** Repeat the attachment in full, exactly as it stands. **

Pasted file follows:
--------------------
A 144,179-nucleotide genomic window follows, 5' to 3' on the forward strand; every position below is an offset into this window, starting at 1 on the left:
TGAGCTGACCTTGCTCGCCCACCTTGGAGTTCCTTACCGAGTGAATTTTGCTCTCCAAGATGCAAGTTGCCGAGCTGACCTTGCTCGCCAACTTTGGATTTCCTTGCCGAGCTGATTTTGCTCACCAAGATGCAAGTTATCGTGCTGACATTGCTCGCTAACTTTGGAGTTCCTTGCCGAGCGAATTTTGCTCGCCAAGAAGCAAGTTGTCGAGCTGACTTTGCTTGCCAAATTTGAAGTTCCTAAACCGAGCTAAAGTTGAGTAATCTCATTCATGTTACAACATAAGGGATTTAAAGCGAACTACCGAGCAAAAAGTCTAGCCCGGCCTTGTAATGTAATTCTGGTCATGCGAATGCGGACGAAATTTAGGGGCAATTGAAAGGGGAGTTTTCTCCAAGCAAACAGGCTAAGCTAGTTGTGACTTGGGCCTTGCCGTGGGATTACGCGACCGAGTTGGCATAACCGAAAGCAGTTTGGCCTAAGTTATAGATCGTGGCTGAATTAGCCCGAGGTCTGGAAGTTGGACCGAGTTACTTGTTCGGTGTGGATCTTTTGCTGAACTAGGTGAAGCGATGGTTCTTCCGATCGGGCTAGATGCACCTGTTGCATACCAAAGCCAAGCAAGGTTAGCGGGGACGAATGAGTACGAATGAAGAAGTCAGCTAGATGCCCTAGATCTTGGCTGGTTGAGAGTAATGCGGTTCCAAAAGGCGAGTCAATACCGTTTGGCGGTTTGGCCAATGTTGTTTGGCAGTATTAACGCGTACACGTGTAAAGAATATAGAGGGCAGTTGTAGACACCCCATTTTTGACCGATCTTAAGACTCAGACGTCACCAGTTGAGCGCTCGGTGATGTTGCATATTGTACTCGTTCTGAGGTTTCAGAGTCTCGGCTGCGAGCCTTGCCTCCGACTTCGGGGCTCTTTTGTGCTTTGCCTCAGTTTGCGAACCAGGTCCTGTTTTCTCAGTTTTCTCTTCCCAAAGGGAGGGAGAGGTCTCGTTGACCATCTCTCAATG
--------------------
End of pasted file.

A 144,179-nucleotide genomic window follows, 5' to 3' on the forward strand; every position below is an offset into this window, starting at 1 on the left:
TGAGCTGACCTTGCTCGCCCACCTTGGAGTTCCTTACCGAGTGAATTTTGCTCTCCAAGATGCAAGTTGCCGAGCTGACCTTGCTCGCCAACTTTGGATTTCCTTGCCGAGCTGATTTTGCTCACCAAGATGCAAGTTATCGTGCTGACATTGCTCGCTAACTTTGGAGTTCCTTGCCGAGCGAATTTTGCTCGCCAAGAAGCAAGTTGTCGAGCTGACTTTGCTTGCCAAATTTGAAGTTCCTAAACCGAGCTAAAGTTGAGTAATCTCATTCATGTTACAACATAAGGGATTTAAAGCGAACTACCGAGCAAAAAGTCTAGCCCGGCCTTGTAATGTAATTCTGGTCATGCGAATGCGGACGAAATTTAGGGGCAATTGAAAGGGGAGTTTTCTCCAAGCAAACAGGCTAAGCTAGTTGTGACTTGGGCCTTGCCGTGGGATTACGCGACCGAGTTGGCATAACCGAAAGCAGTTTGGCCTAAGTTATAGATCGTGGCTGAATTAGCCCGAGGTCTGGAAGTTGGACCGAGTTACTTGTTCGGTGTGGATCTTTTGCTGAACTAGGTGAAGCGATGGTTCTTCCGATCGGGCTAGATGCACCTGTTGCATACCAAAGCCAAGCAAGGTTAGCGGGGACGAATGAGTACGAATGAAGAAGTCAGCTAGATGCCCTAGATCTTGGCTGGTTGAGAGTAATGCGGTTCCAAAAGGCGAGTCAATACCGTTTGGCGGTTTGGCCAATGTTGTTTGGCAGTATTAACGCGTACACGTGTAAAGAATATAGAGGGCAGTTGTAGACACCCCATTTTTGACCGATCTTAAGACTCAGACGTCACCAGTTGAGCGCTCGGTGATGTTGCATATTGTACTCGTTCTGAGGTTTCAGAGTCTCGGCTGCGAGCCTTGCCTCCGACTTCGGGGCTCTTTTGTGCTTTGCCTCAGTTTGCGAACCAGGTCCTGTTTTCTCAGTTTTCTCTTCCCAAAGGGAGGGAGAGGTCTCGTTGACCATCTCTCAATG